The first thing to have handy in this case is what kind of connection your old modem used to connect to Verizon. If it used PPPoE, you will need to ensure that you have the Verizon Username and Password available for your Master Account. Though many areas can use whatever PPPoE Username and Password you'd wish to use, some might still enforce the use of the master account login. If your old modem however used Routed Bridge mode, you're probably in one of Verizon's few remaining DHCP areas. These areas require you to either leave your modem disconnected overnight or require the cloning of your old modem's MAC address in order to work.
Once you've figured out the above, ensure the Motorola modem is obtaining sync (Solid DSL light normally on most modems) and also ensure that the modem is using the VPI/VCI settings of 0/35 respectively with an Encapsulation of LLC for the ATM Virtual Circuit (if it hasn't automatically detected this). Lastly, ensure the Motorola modem is configured in Bridged mode so that your Airport can hold the Public IP.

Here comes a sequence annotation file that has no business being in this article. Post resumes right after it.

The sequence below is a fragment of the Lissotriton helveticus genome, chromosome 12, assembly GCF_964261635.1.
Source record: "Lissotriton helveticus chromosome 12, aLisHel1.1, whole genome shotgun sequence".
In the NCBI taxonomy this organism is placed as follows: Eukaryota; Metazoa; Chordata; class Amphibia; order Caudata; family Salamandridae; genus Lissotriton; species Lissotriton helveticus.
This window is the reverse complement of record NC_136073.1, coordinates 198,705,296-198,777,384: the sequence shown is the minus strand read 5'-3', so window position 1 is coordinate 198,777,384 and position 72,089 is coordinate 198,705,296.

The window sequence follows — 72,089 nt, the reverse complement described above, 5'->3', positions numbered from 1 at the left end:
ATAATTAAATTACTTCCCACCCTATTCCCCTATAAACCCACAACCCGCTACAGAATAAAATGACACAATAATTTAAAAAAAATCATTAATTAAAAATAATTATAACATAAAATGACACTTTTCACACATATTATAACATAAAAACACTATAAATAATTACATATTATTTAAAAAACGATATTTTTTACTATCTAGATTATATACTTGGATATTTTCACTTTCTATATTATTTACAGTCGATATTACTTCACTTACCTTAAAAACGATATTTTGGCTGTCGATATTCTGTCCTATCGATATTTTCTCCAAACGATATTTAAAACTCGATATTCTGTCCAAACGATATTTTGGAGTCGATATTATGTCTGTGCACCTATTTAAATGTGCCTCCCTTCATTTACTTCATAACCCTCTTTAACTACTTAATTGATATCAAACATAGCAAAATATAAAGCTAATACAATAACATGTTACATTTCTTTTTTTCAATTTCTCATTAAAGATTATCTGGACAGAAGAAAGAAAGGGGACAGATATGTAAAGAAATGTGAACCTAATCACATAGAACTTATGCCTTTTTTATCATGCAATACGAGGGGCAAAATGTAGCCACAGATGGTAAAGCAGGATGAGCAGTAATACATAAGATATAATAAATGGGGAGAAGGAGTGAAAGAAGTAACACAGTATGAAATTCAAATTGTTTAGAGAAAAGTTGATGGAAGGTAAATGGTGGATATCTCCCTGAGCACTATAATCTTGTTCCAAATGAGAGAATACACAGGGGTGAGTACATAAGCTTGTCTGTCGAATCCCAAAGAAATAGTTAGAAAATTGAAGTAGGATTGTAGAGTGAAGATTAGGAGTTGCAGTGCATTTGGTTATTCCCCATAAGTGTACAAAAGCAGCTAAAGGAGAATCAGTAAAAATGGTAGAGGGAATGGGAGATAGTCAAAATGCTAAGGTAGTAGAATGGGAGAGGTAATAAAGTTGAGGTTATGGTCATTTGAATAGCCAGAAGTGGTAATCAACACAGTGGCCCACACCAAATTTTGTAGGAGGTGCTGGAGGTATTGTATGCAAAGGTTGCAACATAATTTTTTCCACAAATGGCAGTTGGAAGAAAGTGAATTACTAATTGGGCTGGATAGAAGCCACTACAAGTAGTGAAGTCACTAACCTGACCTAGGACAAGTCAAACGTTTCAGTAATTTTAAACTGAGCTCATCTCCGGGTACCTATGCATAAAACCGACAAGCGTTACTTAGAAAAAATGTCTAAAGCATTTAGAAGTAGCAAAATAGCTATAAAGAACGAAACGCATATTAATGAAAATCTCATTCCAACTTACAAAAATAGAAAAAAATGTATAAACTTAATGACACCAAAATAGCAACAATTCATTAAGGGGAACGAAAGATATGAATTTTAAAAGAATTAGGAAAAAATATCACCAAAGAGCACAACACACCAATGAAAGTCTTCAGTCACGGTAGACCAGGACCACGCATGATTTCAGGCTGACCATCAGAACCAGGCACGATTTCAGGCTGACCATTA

Next, using the information I first mentioned, determine what you need to configure your Airport Extreme to use. If you are in a DHCP area, your Airport should be left on DHCP to obtain IP address information. If you use PPPoE, your Airport should be set to use PPP/PPPoE with the mentioned login details. From there, once this is saved the Airport should obtain an IP address and serve up the Internet connection.